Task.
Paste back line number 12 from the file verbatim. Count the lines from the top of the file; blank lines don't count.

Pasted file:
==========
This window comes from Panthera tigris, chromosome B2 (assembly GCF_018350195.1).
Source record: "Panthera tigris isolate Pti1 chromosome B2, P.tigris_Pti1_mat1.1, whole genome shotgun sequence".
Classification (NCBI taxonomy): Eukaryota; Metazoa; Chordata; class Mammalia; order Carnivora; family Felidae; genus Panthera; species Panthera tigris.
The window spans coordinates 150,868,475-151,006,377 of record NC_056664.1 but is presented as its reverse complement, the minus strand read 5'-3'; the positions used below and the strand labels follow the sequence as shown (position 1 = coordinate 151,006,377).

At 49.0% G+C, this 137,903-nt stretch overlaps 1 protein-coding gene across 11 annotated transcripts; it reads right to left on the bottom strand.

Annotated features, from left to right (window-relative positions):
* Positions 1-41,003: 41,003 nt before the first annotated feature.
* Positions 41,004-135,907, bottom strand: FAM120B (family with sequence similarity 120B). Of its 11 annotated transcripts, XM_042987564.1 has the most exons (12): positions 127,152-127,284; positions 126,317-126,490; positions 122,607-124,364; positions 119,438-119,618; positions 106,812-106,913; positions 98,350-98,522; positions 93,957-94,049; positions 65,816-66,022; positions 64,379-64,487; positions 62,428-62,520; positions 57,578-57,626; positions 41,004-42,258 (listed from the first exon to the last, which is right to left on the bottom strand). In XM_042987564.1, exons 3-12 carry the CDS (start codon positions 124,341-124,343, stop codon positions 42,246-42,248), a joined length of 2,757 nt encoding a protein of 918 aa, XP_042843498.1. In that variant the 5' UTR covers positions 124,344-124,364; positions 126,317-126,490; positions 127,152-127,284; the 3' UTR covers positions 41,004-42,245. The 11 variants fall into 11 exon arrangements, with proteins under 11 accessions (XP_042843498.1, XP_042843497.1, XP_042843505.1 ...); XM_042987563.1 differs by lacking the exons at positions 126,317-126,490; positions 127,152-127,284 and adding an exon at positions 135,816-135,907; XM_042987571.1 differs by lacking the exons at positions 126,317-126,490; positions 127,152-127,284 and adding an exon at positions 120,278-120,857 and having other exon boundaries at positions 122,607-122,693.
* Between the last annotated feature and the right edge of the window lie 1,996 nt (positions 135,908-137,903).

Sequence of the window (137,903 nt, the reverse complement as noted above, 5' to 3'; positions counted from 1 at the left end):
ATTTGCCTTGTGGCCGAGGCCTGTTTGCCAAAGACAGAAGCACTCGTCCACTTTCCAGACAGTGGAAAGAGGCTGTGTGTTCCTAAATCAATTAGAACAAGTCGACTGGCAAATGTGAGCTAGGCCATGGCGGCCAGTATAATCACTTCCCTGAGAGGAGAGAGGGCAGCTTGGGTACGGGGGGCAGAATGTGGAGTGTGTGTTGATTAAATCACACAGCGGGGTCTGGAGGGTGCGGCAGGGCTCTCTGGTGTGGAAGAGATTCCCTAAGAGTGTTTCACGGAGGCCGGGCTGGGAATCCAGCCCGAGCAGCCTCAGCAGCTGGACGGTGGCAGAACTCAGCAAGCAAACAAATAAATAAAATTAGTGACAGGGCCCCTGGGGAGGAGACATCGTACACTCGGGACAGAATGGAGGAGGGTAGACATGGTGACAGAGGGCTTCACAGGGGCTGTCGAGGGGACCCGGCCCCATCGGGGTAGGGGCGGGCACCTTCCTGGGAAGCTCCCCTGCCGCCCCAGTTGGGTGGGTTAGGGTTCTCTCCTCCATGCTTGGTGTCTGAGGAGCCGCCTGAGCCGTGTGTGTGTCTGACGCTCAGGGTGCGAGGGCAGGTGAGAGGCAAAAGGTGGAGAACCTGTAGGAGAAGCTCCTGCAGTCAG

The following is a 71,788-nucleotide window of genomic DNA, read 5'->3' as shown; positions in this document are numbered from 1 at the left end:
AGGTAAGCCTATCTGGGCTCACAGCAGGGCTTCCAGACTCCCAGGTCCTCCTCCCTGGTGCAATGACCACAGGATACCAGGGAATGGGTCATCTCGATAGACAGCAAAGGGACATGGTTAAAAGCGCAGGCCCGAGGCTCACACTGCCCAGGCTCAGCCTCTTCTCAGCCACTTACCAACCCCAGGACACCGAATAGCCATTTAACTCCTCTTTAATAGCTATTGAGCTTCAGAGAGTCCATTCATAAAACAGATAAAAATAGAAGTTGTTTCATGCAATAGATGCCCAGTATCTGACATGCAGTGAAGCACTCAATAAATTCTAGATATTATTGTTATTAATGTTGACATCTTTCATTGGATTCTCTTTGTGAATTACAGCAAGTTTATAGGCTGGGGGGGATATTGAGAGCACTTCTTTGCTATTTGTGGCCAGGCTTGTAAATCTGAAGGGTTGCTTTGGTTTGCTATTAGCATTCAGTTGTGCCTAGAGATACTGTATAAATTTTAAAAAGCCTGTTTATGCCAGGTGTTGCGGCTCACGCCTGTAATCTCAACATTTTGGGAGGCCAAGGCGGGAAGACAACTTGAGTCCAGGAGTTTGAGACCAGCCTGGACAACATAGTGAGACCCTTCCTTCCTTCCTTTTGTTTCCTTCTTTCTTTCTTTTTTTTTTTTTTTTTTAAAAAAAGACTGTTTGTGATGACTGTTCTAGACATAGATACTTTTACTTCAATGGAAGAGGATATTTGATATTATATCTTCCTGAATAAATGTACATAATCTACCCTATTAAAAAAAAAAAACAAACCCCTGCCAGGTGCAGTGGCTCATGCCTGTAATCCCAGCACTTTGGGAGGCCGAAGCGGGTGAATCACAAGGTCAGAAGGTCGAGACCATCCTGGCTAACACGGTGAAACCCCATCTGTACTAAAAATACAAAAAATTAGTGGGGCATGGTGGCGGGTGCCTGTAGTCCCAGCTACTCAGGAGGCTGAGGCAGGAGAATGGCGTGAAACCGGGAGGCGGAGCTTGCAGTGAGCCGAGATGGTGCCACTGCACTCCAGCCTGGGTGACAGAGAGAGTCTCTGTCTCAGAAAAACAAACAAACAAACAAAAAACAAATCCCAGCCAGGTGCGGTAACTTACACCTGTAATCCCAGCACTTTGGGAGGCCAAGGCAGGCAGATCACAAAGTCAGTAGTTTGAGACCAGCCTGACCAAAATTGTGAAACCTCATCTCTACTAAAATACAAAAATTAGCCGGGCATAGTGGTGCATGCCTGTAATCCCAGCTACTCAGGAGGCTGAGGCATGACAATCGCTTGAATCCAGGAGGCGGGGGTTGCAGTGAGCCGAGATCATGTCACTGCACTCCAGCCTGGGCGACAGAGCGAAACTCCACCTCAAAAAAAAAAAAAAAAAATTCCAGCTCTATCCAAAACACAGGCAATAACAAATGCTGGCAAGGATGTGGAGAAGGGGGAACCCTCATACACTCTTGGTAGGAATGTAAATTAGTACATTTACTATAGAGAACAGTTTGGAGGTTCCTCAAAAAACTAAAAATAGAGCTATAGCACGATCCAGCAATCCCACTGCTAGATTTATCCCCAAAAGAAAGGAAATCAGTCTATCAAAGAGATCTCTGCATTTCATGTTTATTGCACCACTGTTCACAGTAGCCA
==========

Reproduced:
The following is a 71,788-nucleotide window of genomic DNA, read 5'->3' as shown; positions in this document are numbered from 1 at the left end: